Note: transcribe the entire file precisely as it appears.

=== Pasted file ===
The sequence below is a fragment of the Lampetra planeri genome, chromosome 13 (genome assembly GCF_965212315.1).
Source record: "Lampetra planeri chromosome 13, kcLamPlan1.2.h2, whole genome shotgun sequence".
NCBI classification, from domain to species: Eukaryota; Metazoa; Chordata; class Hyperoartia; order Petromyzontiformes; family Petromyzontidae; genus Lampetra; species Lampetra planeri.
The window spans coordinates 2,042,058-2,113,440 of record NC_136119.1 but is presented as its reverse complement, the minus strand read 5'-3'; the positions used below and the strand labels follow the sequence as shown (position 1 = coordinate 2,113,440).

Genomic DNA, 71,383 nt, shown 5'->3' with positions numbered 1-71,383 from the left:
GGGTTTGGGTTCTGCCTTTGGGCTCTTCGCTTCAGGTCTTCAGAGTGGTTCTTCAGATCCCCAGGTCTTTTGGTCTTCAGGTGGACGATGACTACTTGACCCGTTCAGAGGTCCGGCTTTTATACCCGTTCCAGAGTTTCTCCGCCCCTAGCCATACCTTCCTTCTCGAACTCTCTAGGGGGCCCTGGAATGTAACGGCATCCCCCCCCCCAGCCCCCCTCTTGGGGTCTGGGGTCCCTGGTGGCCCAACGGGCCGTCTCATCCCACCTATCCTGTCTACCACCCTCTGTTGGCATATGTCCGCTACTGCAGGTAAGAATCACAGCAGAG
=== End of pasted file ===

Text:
The sequence below is a fragment of the Lampetra planeri genome, chromosome 13 (genome assembly GCF_965212315.1).
Source record: "Lampetra planeri chromosome 13, kcLamPlan1.2.h2, whole genome shotgun sequence".
NCBI classification, from domain to species: Eukaryota; Metazoa; Chordata; class Hyperoartia; order Petromyzontiformes; family Petromyzontidae; genus Lampetra; species Lampetra planeri.
The window spans coordinates 2,042,058-2,113,440 of record NC_136119.1 but is presented as its reverse complement, the minus strand read 5'-3'; the positions used below and the strand labels follow the sequence as shown (position 1 = coordinate 2,113,440).

Genomic DNA, 71,383 nt, shown 5'->3' with positions numbered 1-71,383 from the left:
GGGTTTGGGTTCTGCCTTTGGGCTCTTCGCTTCAGGTCTTCAGAGTGGTTCTTCAGATCCCCAGGTCTTTTGGTCTTCAGGTGGACGATGACTACTTGACCCGTTCAGAGGTCCGGCTTTTATACCCGTTCCAGAGTTTCTCCGCCCCTAGCCATACCTTCCTTCTCGAACTCTCTAGGGGGCCCTGGAATGTAACGGCATCCCCCCCCCCAGCCCCCCTCTTGGGGTCTGGGGTCCCTGGTGGCCCAACGGGCCGTCTCATCCCACCTATCCTGTCTACCACCCTCTGTTGGCATATGTCCGCTACTGCAGGTAAGAATCACAGCAGAG